CEOCFOinterviews: What do you need to do then?
Mr. Robinson: We have to get the word out to oil and gas producers that we have this product available and hence the start of the energy marketing group and typically the energy marketing people would be in contact with the oil companys marketing people.
CEOCFOinterviews: Will you tell us about the financial picture of Enerchem?
Mr. Robinson: We are well capitalized with shareholders equity at approximately $38 million dollars and have maintained a strong working capital position at eight to nine million dollars. Our current long-term debt is approximately three million dollars. We are projecting to exit this year with substantially higher revenues and improved financial performance as a result of the initiatives undertaken during the year to improve margins and our bottom line. For the six months ended June 30, 2004 we reported net earnings after tax of $958,000, which represents a significant turnaround from the $404,000 net loss for the comparative period in 2003. While spring break-up conditions affected our second quarter performance and the oil services sector in general, we are confident that, with the anticipated increase in oil and gas activity levels during the second half of 2004 and first quarter of 2005, the company should continue to provide improved financial and operating results.
CEOCFOinterviews: In closing, why should potential investors be interested and what should they know that they might not realize when they first look Enerchem?
Mr. Robinson: We are poised for growth at Enerchem, which is one of the first things that should be looked at before investing in any company. I think that there is a real buying opportunity for investors of companies comprising the Canadian oil service sector, if you believe; oil and gas is getting harder to find in North America, production is decreasing, reserve depletion rates are on the rise and drilling activities will increase in order to maintain production levels you should be buying into the sector Ten years ago, the norm was eight or nine thousand wells drilled per year. Today, it would appear that the norm in Canada is twenty thousand wells drilled per year. My thoughts are that the oil and gas services business over the next five or six years will be vibrant and that there will be great opportunities for people to invest in this industry and achieve superior returns. At Enerchem, we think we have some great opportunities ahead. While I have only been at Enerchem since January, I see a real opportunity to increase revenues, improve margins and achieve higher earnings per share. That spells opportunity in my books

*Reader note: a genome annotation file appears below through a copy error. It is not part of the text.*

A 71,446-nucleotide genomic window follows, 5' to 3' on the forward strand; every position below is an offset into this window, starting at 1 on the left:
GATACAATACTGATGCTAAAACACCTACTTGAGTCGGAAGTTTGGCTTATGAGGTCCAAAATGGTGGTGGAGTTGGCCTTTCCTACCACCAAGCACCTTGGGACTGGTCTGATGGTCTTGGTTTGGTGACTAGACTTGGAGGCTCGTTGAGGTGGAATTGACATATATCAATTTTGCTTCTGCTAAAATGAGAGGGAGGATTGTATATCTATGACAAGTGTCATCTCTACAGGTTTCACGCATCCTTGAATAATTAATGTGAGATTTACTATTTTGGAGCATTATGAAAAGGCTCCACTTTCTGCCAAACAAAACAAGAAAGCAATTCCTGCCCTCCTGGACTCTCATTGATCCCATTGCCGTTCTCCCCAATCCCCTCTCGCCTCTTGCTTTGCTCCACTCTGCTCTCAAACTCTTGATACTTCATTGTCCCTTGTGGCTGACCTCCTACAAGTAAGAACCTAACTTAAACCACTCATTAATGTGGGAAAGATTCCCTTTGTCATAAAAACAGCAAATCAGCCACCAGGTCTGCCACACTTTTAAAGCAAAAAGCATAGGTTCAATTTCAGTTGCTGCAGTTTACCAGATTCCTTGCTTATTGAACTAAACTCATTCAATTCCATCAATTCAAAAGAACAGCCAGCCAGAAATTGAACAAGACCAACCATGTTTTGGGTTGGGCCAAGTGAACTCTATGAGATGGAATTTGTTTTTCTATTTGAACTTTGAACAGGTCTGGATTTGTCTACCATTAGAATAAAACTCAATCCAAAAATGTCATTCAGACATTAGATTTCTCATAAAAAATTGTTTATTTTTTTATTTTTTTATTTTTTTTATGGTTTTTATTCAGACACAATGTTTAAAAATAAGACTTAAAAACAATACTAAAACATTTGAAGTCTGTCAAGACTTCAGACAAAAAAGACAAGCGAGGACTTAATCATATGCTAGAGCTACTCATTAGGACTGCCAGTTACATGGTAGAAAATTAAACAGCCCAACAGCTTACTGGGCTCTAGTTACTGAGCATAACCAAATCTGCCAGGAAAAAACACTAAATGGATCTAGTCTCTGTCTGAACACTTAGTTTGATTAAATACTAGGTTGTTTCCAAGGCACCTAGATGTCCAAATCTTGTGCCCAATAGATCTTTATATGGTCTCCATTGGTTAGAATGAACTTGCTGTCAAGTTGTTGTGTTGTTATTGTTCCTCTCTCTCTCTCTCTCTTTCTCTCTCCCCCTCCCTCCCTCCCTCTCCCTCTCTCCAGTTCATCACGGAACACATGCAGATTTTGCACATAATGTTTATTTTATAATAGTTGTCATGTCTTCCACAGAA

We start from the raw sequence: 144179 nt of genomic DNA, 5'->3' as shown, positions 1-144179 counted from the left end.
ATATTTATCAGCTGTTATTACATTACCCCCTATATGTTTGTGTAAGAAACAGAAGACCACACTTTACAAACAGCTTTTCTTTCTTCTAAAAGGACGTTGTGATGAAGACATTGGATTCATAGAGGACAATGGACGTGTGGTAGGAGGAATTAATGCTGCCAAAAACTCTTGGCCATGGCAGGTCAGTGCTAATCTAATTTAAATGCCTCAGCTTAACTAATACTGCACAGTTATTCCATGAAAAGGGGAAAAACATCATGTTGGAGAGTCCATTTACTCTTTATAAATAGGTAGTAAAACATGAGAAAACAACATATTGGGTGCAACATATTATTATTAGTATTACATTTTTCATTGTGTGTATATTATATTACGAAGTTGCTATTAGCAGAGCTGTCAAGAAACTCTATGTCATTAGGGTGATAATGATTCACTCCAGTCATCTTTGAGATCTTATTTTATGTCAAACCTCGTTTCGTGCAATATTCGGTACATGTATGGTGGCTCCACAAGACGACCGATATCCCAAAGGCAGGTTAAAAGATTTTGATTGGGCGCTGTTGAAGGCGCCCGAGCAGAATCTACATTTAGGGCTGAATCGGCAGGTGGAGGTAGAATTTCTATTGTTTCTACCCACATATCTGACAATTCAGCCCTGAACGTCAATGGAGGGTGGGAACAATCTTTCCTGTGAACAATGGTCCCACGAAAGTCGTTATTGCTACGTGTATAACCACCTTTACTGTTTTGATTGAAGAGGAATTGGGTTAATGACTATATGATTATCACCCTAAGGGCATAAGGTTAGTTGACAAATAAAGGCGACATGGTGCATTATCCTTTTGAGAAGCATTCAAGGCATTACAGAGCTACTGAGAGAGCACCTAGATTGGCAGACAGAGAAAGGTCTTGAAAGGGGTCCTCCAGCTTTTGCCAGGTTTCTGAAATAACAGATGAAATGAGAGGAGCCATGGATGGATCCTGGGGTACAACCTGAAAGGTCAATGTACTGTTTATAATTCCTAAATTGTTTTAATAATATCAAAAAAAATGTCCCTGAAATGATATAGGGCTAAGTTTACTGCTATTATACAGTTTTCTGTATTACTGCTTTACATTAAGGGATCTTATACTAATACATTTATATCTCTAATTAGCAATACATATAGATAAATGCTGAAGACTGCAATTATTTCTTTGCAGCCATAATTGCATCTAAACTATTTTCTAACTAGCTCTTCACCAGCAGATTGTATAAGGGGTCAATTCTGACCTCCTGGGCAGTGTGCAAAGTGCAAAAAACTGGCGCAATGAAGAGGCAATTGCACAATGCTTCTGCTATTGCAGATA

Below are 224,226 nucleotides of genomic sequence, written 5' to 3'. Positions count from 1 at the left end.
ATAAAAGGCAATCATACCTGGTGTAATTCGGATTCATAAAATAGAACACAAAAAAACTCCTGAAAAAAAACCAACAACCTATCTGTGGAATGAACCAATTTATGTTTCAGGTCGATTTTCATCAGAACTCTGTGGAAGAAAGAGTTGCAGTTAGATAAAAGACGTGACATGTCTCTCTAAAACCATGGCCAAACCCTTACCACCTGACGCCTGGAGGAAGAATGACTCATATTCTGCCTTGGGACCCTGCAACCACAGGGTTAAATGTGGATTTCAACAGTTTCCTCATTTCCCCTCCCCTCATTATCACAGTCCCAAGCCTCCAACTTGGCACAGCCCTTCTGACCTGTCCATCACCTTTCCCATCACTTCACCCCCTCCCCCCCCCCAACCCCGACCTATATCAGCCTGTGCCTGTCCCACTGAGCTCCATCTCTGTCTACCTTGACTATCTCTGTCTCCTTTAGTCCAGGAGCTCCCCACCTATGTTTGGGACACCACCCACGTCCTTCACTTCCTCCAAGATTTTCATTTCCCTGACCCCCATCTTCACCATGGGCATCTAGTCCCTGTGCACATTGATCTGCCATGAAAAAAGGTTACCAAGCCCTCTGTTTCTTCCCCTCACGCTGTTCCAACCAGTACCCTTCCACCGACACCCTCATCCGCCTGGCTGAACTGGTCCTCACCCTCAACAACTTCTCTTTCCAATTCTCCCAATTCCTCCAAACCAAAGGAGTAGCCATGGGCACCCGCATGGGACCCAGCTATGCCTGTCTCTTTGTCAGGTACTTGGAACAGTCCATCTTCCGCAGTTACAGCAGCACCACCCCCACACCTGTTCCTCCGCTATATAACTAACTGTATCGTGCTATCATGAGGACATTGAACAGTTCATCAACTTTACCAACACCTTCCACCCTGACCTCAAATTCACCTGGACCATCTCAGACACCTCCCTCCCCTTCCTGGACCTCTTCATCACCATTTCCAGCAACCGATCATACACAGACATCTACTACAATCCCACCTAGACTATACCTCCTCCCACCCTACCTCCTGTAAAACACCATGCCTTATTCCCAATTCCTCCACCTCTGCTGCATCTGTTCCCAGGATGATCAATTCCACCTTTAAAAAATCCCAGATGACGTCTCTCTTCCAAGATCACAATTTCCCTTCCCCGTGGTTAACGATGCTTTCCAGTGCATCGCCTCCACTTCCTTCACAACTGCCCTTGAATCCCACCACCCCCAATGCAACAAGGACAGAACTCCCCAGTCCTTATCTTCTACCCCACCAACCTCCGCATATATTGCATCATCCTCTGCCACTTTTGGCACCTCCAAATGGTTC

Enerchem is an oilfield services company providing specialty chemical and hydrocarbon fluid solutions to the oil and gas industry. There are three internal groups inside of Enerchem. The Specialty Chemicals Group manufactures proprietary chemical products. There is the Hydrocarbons Fluids Group, which manufactures drilling fluid, fracturing fluids and specialty solvents and we have the Energy Marketing Group, which was created to reduce feedstock costs, improve byproduct resale margins and to develop a crude oil lease acquisition market. - Douglas F. Robinson